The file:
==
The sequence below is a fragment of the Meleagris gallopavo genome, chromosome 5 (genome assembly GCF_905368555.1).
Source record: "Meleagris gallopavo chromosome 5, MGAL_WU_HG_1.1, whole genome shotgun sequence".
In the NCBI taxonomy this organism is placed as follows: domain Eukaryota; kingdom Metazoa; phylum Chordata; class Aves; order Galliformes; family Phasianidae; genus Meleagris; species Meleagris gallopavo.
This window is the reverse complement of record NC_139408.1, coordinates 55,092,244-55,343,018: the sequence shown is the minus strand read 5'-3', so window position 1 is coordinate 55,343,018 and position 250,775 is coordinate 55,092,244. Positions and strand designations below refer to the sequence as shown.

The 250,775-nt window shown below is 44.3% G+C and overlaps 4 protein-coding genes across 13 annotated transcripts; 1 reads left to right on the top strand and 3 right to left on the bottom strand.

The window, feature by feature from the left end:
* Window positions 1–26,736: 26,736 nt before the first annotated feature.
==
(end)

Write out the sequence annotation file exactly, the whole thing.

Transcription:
The sequence below is a fragment of the Meleagris gallopavo genome, chromosome 5 (genome assembly GCF_905368555.1).
Source record: "Meleagris gallopavo chromosome 5, MGAL_WU_HG_1.1, whole genome shotgun sequence".
In the NCBI taxonomy this organism is placed as follows: domain Eukaryota; kingdom Metazoa; phylum Chordata; class Aves; order Galliformes; family Phasianidae; genus Meleagris; species Meleagris gallopavo.
This window is the reverse complement of record NC_139408.1, coordinates 55,092,244-55,343,018: the sequence shown is the minus strand read 5'-3', so window position 1 is coordinate 55,343,018 and position 250,775 is coordinate 55,092,244. Positions and strand designations below refer to the sequence as shown.

The 250,775-nt window shown below is 44.3% G+C and overlaps 4 protein-coding genes across 13 annotated transcripts; 1 reads left to right on the top strand and 3 right to left on the bottom strand.

The window, feature by feature from the left end:
* Window positions 1–26,736: 26,736 nt before the first annotated feature.